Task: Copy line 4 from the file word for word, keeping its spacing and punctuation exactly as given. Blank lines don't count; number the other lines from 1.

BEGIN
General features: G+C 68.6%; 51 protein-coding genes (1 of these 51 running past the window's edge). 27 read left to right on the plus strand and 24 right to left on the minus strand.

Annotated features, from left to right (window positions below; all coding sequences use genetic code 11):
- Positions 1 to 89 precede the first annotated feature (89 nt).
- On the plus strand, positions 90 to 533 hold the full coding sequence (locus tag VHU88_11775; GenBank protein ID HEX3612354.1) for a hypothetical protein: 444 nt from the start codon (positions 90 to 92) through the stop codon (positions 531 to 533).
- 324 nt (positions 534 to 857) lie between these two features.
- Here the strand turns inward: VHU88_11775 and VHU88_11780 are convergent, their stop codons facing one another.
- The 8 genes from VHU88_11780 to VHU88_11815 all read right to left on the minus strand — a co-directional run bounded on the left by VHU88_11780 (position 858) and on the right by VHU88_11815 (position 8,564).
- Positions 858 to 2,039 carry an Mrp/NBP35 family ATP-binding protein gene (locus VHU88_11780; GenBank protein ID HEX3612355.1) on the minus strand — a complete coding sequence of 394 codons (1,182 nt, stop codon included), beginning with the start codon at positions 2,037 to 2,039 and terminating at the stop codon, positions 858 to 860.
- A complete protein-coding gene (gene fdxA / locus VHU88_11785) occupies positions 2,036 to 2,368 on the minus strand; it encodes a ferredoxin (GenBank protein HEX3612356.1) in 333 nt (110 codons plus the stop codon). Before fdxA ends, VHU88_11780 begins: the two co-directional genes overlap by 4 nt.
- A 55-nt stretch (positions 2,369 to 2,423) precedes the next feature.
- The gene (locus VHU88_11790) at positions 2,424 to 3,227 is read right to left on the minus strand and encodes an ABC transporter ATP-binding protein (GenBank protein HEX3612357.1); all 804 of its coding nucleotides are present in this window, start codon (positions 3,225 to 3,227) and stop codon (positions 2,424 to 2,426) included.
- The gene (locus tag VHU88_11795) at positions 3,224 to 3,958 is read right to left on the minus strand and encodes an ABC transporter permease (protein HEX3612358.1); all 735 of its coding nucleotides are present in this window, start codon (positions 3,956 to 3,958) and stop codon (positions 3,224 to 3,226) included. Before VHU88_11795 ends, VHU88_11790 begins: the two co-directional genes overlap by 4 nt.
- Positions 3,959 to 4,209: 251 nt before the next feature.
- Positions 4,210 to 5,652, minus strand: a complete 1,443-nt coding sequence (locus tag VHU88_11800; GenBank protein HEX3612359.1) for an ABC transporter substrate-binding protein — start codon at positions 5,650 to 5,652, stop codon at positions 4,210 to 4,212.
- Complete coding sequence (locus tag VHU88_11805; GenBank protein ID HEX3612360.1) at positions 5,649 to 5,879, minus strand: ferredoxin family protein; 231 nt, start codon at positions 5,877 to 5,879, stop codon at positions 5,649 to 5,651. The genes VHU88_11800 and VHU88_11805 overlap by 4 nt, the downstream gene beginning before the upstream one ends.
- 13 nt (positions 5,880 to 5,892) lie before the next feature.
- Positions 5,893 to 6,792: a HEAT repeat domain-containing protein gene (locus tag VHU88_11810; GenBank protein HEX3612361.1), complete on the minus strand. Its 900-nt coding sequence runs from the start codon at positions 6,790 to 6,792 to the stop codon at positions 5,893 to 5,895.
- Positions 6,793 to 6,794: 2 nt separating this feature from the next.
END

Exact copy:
- On the plus strand, positions 90 to 533 hold the full coding sequence (locus tag VHU88_11775; GenBank protein ID HEX3612354.1) for a hypothetical protein: 444 nt from the start codon (positions 90 to 92) through the stop codon (positions 531 to 533).